Herman Cain, the pizza baron who has risen to the top of the Republican Party's half-hour comedy hour of a preliminary presidential campaign, is getting a lot of truck from pundits for his catchy sounding "9-9-9" tax plan. It's basically a flat 9 percent levy on corporate income, personal income, and sales. That sounds familiar, say SimCity fans.
That's because 9 percent is the default levy for commercial, industrial and and residential taxes in 2004's SimCity 4.
When SimCity's core said "Hey, that sounds familiar," the Huffington Post's Amanda Terkel went digging for answers. The provenance of Cain's proposal is unknown; it's said to come from Rich Lowrie, an economic advisor to Cain. He didn't comment, and his receptionist said he's not much of a gamer.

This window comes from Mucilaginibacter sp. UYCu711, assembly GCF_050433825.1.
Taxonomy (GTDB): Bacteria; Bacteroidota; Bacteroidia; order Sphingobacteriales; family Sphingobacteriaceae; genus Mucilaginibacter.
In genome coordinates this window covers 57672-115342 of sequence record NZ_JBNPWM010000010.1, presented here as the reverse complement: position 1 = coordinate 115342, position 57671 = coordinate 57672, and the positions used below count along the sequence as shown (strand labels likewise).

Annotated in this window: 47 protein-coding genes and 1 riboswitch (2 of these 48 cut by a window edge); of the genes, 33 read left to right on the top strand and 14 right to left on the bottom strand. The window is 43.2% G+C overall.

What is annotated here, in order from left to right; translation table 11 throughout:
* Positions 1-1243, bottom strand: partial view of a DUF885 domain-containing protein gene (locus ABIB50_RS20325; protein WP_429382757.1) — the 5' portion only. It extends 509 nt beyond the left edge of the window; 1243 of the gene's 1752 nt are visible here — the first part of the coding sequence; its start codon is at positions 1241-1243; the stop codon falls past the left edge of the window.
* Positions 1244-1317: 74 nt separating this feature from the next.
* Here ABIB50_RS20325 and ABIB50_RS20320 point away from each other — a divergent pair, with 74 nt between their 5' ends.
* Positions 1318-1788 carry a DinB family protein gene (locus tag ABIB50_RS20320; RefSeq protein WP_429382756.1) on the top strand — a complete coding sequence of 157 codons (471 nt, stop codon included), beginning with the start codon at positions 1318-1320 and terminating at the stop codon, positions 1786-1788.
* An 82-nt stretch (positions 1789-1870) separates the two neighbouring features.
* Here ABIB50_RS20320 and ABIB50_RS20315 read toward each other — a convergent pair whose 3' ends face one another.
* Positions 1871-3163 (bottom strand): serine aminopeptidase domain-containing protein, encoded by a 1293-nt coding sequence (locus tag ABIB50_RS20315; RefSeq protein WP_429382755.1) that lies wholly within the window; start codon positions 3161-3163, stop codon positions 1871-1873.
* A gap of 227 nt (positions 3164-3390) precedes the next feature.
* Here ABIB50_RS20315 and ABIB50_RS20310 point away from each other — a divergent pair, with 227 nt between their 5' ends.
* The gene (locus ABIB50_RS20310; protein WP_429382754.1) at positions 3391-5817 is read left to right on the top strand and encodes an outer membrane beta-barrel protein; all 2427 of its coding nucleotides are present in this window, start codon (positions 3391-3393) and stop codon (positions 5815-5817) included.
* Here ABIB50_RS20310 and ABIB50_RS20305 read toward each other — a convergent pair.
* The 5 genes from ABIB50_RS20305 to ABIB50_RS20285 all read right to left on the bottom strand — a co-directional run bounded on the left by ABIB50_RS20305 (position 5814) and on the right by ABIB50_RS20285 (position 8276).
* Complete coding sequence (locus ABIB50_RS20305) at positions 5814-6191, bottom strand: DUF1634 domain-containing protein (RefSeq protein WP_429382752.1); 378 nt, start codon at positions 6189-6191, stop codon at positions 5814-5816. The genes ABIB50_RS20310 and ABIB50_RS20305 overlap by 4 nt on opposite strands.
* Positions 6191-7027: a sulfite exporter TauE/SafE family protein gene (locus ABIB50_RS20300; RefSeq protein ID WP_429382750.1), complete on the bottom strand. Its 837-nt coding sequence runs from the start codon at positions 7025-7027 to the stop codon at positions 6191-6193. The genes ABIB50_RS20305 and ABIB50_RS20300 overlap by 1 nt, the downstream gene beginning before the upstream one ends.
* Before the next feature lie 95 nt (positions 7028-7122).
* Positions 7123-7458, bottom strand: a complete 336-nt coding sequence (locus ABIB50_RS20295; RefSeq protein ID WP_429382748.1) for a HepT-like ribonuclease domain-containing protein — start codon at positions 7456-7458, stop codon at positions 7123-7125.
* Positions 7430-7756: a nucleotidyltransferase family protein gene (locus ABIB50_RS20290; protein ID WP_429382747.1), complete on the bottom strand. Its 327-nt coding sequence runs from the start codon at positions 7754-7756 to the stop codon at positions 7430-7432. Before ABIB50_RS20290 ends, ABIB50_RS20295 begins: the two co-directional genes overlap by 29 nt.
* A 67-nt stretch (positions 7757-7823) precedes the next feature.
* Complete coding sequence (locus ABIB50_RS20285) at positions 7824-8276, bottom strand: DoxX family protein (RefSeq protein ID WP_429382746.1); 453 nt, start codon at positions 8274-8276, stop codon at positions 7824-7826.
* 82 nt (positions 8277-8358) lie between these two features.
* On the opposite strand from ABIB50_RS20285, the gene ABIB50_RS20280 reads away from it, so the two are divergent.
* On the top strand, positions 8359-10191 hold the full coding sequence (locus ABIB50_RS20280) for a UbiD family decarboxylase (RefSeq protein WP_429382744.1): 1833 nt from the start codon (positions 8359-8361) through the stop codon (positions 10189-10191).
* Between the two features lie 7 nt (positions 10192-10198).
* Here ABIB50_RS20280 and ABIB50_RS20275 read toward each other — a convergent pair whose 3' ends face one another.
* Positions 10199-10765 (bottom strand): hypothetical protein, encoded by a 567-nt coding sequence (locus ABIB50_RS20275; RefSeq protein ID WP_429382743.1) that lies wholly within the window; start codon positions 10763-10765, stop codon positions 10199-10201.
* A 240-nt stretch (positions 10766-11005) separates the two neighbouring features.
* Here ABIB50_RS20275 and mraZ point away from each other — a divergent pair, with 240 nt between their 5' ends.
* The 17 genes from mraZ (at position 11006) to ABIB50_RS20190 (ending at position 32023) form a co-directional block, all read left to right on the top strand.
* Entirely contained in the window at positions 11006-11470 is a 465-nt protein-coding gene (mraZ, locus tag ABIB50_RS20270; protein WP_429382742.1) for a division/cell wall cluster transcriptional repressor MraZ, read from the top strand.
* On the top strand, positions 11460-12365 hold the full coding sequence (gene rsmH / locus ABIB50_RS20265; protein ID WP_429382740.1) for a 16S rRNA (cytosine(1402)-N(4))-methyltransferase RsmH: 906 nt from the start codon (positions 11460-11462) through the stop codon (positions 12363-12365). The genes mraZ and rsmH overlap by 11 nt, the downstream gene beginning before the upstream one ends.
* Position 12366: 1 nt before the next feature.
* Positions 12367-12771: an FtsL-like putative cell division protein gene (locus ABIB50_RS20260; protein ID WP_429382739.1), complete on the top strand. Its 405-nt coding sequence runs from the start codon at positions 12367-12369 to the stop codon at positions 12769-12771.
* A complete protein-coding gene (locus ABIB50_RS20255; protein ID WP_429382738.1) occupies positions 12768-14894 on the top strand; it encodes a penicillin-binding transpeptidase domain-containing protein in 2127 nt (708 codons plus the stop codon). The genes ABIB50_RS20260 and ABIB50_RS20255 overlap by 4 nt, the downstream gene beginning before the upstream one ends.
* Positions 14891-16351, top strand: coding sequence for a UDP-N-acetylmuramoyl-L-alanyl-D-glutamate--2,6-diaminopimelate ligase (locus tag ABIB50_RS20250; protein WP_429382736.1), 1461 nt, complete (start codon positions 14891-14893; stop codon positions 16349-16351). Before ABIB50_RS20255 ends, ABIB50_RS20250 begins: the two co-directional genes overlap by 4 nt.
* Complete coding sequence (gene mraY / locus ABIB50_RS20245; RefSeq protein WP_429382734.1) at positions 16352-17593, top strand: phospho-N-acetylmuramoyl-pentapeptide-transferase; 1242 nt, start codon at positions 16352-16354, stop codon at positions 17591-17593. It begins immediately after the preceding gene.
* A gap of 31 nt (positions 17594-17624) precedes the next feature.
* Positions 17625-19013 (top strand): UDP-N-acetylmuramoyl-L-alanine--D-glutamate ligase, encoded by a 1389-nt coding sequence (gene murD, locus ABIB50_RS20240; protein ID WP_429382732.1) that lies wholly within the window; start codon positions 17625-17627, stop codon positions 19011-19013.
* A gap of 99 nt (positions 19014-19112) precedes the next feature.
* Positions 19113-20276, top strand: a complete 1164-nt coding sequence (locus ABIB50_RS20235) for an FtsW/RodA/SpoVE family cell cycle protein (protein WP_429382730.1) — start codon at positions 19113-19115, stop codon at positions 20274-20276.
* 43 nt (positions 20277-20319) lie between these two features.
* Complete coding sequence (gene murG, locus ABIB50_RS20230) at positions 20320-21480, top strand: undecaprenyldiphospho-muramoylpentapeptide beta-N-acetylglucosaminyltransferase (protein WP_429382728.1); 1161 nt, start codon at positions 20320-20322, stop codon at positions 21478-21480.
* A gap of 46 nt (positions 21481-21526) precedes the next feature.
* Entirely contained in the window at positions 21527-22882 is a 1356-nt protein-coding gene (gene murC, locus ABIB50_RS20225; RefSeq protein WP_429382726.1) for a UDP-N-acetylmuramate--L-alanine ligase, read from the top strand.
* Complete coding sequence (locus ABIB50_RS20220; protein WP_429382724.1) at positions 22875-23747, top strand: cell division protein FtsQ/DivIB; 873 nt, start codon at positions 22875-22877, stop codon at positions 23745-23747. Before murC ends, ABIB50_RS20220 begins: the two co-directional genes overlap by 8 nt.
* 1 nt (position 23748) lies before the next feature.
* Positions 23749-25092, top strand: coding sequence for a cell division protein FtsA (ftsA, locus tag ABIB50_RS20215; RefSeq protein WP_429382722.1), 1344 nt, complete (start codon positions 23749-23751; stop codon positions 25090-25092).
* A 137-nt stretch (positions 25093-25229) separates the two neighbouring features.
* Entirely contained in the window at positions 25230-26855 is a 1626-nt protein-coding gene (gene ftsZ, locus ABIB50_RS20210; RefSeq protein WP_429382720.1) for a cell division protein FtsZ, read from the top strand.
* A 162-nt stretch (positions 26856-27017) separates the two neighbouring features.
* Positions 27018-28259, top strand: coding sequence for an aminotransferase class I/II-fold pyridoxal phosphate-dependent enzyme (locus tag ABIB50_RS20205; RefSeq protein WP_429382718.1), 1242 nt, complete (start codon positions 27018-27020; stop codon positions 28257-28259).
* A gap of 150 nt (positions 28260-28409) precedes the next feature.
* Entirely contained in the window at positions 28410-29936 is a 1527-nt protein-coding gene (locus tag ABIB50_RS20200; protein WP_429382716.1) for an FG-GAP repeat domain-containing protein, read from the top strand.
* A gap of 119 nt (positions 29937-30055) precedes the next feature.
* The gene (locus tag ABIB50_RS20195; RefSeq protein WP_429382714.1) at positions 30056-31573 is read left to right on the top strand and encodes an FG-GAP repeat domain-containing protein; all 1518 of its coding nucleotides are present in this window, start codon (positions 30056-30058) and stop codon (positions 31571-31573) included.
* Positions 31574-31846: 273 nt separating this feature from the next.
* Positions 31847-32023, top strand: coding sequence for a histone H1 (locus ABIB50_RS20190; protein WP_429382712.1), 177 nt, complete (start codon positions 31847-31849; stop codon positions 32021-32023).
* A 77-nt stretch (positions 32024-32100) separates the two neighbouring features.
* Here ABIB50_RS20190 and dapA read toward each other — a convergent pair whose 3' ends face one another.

Undaunted, the HuffPo went to Maxis, the creator of SimCity, to get a comment. Painstakingly nonpartisan, the studio said that while neither they (nor parent Electronic Arts) make any endorsements, "it's interesting to see GOP candidate Herman Cain propose a simplified tax system like one we designed for the video game SimCity 4."
Republican economic advisors have discredited Cain's plan as nice-sounding campaign boilerplate that's actually a formula for raising taxes on the poor, cutting them for the rich, and doing zilch for economic growth. Wrote the Times, "When the freshest and most-talked-about idea is Herman Cain's ridiculous '9-9-9' tax plan, it is clear that the economy they were debating is not the one Americans are forced to live in."
No, it rather sounds like a simulation where the consequences last only until the computer is powered down.
Herman Cain 999 Plan: Did It Come From SimCity? [Huffington Post, h/t Adrian C.]